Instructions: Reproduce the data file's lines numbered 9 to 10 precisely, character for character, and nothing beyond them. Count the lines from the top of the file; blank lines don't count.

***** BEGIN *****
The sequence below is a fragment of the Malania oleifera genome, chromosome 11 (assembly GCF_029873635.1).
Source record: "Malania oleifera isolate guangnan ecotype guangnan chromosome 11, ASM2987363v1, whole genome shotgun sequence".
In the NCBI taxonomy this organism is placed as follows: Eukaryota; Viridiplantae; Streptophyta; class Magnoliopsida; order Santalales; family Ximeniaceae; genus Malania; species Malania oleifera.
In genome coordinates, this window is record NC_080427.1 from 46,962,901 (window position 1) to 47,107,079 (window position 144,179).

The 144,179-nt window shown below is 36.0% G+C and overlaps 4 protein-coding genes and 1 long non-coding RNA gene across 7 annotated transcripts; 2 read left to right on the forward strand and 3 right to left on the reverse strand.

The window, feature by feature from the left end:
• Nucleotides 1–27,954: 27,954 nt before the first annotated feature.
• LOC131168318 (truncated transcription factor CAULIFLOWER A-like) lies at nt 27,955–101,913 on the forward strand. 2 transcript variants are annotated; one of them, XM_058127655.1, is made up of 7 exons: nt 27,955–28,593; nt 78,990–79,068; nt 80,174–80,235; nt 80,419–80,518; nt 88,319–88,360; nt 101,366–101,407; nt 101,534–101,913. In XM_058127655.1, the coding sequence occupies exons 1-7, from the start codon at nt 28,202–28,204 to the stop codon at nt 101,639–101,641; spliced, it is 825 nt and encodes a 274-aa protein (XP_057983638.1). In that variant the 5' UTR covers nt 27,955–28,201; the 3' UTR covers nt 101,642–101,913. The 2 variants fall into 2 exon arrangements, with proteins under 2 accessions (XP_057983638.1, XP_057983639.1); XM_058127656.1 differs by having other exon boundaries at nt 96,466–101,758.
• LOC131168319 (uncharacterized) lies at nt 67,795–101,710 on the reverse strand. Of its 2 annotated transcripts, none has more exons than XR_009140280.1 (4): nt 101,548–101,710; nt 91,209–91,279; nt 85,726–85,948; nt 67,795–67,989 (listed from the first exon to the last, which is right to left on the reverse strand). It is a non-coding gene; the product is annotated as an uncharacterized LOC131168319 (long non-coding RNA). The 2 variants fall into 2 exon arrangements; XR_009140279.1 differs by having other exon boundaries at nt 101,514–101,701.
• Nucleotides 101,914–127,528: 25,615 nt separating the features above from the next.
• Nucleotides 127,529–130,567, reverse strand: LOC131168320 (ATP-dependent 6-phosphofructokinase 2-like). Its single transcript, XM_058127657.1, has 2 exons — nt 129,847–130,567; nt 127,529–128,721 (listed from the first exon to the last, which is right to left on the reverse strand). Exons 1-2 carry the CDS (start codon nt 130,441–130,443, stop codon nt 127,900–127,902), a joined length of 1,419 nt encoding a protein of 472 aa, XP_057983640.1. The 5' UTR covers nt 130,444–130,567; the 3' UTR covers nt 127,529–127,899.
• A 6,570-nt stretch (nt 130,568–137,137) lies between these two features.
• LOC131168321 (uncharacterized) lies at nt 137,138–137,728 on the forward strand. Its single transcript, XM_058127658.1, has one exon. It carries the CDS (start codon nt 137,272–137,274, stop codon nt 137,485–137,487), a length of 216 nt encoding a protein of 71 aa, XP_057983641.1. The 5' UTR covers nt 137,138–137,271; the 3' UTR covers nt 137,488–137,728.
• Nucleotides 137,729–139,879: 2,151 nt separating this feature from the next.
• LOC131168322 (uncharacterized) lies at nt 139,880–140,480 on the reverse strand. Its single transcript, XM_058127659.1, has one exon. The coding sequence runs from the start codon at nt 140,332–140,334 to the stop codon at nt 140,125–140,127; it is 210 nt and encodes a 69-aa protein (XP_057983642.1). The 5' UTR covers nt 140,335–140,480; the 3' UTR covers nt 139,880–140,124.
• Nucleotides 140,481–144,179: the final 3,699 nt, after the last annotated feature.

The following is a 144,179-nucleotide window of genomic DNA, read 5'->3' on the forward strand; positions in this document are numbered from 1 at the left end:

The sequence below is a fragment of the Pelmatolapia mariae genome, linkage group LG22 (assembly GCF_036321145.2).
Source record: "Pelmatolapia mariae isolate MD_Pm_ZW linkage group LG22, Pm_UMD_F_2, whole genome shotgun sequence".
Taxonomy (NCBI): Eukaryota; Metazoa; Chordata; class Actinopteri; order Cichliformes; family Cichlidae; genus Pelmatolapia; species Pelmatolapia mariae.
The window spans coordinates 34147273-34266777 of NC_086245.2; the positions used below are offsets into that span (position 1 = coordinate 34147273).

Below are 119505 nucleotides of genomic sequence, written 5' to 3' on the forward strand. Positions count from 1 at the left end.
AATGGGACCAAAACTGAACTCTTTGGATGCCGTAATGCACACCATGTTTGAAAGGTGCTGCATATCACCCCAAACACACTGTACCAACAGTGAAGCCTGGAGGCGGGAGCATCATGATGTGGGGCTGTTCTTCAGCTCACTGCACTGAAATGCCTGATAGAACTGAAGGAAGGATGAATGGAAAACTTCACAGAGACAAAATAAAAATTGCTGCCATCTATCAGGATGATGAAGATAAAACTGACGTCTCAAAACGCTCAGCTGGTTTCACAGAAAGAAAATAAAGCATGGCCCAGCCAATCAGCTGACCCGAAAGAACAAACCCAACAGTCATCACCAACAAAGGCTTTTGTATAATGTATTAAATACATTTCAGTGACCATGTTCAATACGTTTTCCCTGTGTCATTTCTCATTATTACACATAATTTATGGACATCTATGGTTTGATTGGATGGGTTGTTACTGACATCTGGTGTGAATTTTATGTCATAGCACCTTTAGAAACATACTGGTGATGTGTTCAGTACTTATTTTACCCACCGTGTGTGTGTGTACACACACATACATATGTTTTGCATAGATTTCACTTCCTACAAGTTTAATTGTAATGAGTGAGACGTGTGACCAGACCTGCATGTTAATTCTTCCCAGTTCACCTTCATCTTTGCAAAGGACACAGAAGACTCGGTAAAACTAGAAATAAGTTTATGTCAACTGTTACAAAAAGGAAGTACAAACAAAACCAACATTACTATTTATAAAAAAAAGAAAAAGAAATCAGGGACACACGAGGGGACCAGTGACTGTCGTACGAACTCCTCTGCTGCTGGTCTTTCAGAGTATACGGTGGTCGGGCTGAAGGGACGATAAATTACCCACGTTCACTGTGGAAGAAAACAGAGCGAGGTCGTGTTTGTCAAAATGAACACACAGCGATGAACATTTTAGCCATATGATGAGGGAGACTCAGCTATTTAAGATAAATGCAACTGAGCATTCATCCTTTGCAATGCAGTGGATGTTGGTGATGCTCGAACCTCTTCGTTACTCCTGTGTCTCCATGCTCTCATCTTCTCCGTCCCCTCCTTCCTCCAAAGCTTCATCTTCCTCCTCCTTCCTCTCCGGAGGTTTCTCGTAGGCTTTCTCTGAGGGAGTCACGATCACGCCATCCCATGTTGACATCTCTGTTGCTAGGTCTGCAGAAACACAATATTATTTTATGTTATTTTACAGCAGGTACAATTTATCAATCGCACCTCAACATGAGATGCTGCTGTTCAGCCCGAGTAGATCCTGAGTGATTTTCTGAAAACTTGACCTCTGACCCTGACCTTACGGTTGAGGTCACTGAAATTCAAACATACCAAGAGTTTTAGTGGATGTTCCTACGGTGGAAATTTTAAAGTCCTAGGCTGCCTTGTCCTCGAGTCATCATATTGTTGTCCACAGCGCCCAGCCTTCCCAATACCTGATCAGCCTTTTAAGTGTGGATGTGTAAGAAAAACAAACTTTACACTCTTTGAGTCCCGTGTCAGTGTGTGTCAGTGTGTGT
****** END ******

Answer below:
• LOC131168319 (uncharacterized) lies at nt 67,795–101,710 on the reverse strand. Of its 2 annotated transcripts, none has more exons than XR_009140280.1 (4): nt 101,548–101,710; nt 91,209–91,279; nt 85,726–85,948; nt 67,795–67,989 (listed from the first exon to the last, which is right to left on the reverse strand). It is a non-coding gene; the product is annotated as an uncharacterized LOC131168319 (long non-coding RNA). The 2 variants fall into 2 exon arrangements; XR_009140279.1 differs by having other exon boundaries at nt 101,514–101,701.
• Nucleotides 101,914–127,528: 25,615 nt separating the features above from the next.